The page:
Schaumburg cop set to be Wauconda's next police chief
A veteran suburban cop is set to become Wauconda's next police chief.
Schaumburg police Cmdr. David Wermes will be Mayor Frank Bart's nominee for the post, officials confirmed Friday.
"David is a great fit for Wauconda," Bart said. "He brings a high degree of discipline and integrity and will lead our police force with honor."
Wauconda Trustee John Barbini expects Wermes will have the village board's unanimous support when it votes Tuesday.
"I think Dave brings both a level of operational experience and administrative experience to this position, and I think you need a balance of both to be successful as a chief of police," Barbini said.
Wermes, a police officer for 28 years, said the Wauconda job was the first chief's post he's sought.
"I wanted to pick a town I thought was the right fit for me," said Wermes, 49, of the Marengo area. "And it was. It seemed right from the beginning."
Wermes said he especially likes Wauconda's downtown business district and the people he's met. He said he plans to get involved with the local Rotary Club, the high school and other organizations.
Wermes started his law enforcement career as a Streamwood police officer in 1987. He joined the Schaumburg Police Department in 1989.
According to Schaumburg police, he's served as a patrol officer, an evidence technician, and as an investigator, among other duties.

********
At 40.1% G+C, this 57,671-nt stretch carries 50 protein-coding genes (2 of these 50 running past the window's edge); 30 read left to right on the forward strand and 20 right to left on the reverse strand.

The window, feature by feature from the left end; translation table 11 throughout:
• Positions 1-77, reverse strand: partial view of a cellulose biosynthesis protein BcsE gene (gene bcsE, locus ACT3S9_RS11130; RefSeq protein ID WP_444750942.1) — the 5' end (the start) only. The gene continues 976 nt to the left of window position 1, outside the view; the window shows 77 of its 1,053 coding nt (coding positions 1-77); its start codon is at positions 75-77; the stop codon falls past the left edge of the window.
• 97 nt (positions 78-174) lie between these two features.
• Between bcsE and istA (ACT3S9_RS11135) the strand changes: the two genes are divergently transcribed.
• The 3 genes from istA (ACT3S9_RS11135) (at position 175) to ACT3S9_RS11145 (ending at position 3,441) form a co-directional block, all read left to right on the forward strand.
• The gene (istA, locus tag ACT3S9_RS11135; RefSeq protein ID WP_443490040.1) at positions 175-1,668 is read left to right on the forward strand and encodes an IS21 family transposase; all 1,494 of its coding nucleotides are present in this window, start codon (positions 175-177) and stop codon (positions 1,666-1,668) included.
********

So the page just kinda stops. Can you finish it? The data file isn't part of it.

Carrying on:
He was promoted to sergeant in 1999, to lieutenant in 2009 and to commander in 2013.
Wermes graduated from the FBI National Academy leadership program in 2012, among other professional courses.
If the board approves his appointment, Wermes will take over as chief Jan. 5.
Wermes was one of three finalists for the Wauconda job. He'll replace Patrick Yost, who retired this summer.
Deputy Chief Thomas Bender has served as interim chief.
More than 80 people applied for the post, and seven candidates were interviewed.
Trustee Linda Starkey voiced excitement about Wermes' nomination Friday on her Facebook page.
"(I) hope Wauconda welcomes him with open arms," Starkey wrote.
Wermes' pending hiring isn't the only change coming to the police department.
The village board in October voted to shutter the department's 911 dispatch center in a cost-savings move and outsource the service. On Tuesday, the board will consider hiring Lake Zurich to handle the town's 911 calls.
Tuesday's session is set for 7 p.m. at village hall, 101 N. Main St.